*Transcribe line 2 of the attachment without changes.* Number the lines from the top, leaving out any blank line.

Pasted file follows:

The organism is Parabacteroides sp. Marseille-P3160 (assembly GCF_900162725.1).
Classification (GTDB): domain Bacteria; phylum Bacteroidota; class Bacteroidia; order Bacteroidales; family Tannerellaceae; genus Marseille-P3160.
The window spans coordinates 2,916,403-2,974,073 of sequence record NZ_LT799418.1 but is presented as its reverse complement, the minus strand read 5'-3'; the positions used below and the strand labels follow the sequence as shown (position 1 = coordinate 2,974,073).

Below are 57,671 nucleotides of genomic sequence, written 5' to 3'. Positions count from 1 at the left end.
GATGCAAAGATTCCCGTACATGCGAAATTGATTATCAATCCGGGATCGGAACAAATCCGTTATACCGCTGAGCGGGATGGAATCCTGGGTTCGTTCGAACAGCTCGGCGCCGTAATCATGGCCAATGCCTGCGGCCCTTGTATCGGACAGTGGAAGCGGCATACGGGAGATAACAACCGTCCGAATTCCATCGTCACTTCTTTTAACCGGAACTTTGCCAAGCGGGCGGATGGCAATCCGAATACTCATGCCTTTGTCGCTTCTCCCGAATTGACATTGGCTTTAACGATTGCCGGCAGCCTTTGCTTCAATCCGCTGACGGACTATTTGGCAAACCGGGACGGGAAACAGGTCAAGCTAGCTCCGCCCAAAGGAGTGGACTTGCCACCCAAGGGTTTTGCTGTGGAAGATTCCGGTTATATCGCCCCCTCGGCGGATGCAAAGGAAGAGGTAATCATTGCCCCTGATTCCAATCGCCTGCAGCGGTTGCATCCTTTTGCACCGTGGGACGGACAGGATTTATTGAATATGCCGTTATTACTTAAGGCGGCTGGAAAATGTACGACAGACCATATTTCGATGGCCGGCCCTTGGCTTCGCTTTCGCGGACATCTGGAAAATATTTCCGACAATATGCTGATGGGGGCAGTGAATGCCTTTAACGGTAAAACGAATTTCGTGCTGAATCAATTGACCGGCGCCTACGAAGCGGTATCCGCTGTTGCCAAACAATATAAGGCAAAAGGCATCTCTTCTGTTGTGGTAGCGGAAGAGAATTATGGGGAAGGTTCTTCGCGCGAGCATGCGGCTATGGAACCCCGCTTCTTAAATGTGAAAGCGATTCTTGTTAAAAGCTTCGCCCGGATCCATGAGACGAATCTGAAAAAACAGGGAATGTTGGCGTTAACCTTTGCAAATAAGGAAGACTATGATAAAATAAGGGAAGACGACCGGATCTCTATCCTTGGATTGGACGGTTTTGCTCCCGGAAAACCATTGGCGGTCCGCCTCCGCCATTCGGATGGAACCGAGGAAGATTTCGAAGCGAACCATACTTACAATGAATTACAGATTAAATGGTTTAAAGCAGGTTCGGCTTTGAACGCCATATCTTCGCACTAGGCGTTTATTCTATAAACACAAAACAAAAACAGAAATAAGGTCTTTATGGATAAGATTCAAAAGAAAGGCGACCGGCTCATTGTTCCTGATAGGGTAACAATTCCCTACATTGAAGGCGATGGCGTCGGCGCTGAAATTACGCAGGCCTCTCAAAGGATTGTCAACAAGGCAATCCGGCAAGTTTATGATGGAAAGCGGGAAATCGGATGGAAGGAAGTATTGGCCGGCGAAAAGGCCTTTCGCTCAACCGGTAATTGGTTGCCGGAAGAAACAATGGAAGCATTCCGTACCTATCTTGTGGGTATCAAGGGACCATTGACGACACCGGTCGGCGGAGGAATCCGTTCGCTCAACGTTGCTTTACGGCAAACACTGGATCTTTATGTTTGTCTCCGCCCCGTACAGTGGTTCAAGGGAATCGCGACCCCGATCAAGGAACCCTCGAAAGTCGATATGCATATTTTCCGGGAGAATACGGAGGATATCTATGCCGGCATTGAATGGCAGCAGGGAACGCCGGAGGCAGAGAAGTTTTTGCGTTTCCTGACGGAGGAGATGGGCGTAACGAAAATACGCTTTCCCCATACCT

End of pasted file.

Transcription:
Classification (GTDB): domain Bacteria; phylum Bacteroidota; class Bacteroidia; order Bacteroidales; family Tannerellaceae; genus Marseille-P3160.